It has taken me two days to
You see, Boston is a city that is near and dear to my heart. I attended college near Boston, and my friends and I would take the train in on weekends to hang out and shop. I have family there. We visit often. My daughter hopes to attend college there soon. It has, in many ways, been our family's' home away from home for years.
The bombings on Monday have rocked our world. The moment I heard, via text from my local news station, that something catastrophic was unfolding at the Boston Marathon, I called my sister who lives in the city. She had been on her laptop, tracking friends who were running the race. She learned of the horror via a banner flashing across her computer screen. When she answered the phone, she could hardly speak. Despite the shock that left her unable to complete full sentences, she was able to let me know she was safe Her husband, who ran the Marathon almost every year of his adult life up until a few years ago, was at The Boston Running Club, waiting for their friends to come in after finishing the race. He too was safe. But so many were not -- women, children, visitors from places far and wide, will never feel safe again.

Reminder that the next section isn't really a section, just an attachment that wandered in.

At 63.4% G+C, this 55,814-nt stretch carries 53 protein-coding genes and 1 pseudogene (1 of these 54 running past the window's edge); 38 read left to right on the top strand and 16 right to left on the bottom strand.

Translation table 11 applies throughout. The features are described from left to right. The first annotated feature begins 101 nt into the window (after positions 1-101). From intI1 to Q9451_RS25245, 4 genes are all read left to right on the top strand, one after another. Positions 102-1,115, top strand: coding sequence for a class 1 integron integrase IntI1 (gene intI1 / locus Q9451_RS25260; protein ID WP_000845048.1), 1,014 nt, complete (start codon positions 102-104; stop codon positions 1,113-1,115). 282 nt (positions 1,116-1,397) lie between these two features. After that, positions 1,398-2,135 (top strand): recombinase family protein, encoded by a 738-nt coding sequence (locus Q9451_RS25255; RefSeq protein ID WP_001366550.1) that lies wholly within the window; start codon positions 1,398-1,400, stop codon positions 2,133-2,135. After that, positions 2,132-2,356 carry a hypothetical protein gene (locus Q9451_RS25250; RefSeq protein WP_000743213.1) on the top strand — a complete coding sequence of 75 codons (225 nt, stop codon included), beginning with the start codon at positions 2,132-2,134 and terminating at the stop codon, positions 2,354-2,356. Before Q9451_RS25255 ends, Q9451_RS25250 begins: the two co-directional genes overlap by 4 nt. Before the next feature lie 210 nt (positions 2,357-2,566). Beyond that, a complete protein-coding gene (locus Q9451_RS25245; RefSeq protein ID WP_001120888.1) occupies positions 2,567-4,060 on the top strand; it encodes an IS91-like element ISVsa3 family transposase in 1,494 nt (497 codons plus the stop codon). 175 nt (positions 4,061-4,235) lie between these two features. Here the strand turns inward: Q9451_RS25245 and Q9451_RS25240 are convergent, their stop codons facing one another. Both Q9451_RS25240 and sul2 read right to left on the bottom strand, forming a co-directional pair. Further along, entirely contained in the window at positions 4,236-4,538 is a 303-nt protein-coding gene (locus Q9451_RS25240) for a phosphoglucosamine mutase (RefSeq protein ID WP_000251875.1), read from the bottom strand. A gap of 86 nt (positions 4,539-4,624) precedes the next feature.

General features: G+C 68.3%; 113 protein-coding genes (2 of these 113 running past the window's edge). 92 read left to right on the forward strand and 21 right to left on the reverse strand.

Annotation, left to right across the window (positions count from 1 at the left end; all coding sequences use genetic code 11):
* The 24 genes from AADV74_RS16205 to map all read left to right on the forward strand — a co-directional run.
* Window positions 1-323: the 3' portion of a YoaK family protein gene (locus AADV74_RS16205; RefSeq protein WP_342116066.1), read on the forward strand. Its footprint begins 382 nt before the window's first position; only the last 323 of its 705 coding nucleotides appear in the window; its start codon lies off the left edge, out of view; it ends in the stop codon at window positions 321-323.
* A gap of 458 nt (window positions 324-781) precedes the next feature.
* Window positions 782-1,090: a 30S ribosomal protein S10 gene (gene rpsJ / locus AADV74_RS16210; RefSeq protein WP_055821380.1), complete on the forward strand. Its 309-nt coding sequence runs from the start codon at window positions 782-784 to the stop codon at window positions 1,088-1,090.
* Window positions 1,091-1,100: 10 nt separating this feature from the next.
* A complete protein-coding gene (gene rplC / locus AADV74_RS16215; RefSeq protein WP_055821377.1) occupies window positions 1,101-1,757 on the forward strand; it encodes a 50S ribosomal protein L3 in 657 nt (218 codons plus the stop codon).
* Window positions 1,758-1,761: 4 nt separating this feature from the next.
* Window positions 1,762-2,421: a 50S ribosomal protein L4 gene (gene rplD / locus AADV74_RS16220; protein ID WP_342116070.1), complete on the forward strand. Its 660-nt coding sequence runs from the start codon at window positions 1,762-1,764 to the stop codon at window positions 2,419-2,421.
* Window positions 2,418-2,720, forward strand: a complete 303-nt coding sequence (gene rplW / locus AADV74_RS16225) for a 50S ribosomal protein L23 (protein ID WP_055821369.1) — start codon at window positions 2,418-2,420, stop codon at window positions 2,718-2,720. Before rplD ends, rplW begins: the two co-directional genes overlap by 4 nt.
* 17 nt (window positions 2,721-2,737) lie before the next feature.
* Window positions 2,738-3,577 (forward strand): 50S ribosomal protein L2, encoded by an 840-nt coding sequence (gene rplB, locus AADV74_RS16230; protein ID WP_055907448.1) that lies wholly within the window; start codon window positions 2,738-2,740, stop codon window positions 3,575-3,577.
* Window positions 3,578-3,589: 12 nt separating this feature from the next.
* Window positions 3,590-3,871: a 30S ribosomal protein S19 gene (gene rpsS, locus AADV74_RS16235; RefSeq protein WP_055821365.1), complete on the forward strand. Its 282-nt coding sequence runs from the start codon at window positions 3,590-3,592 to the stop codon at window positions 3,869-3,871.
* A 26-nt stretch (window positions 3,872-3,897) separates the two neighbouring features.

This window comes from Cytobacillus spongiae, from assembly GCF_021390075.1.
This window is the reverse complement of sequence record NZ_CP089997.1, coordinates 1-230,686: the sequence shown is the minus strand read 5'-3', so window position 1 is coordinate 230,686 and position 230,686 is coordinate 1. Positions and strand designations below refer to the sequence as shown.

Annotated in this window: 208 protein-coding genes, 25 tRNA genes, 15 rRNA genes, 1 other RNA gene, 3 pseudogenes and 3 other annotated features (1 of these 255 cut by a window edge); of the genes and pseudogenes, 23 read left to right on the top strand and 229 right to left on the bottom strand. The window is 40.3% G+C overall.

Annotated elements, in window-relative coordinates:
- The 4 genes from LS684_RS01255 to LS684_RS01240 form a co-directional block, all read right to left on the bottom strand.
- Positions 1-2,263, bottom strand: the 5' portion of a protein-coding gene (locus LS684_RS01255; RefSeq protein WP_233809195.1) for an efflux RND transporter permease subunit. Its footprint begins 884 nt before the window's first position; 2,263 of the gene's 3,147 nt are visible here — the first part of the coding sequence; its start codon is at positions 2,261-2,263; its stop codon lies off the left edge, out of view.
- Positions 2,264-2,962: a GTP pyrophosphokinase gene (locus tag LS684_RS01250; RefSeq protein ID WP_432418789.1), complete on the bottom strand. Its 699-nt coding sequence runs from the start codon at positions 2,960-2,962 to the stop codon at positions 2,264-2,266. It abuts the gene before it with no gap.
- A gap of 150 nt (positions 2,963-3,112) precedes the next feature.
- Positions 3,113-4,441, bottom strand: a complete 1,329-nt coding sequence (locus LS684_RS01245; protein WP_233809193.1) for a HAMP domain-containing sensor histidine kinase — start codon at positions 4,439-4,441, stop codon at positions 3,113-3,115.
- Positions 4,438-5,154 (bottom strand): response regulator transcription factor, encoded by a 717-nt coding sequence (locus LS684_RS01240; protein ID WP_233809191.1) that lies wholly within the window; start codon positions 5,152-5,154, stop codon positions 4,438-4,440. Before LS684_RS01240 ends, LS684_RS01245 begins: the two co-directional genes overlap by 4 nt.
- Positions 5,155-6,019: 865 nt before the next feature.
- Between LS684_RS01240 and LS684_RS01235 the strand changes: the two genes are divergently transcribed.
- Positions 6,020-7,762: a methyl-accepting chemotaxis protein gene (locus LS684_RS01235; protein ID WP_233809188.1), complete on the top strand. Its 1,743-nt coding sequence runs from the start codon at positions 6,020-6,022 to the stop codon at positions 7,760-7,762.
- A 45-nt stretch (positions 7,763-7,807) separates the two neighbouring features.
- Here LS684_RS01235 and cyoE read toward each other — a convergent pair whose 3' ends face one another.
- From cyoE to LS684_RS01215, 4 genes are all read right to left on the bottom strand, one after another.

What has struck me about all the horrifying news I have seen and read since Monday, is the kindness, the generosity the SELFLESSNESS, of the people of Boston. Amid chaos, first responders, police, citizens and other runners, ran to help those in need of medical attention. They ran TOWARD the chaos, not away from it. Later, people who lived nearby welcomed strangers into their homes, offering clothing, shelter, food and phones. Business offered shelter and free food to the displaced. In short, the same New Englanders who have a reputation for being reserved, cool and sometimes a little snooty, opened their hearts to the injured, the shocked, and the lost.
From the bottom of MY heart, I say thank you, THANK YOU Bostonians, for showing the world who you really are. You are kind, you are caring, you show your true colors when it counts. You have shown the world that humanity still exists, in a world that is becoming increasingly inhumane. You give us hope.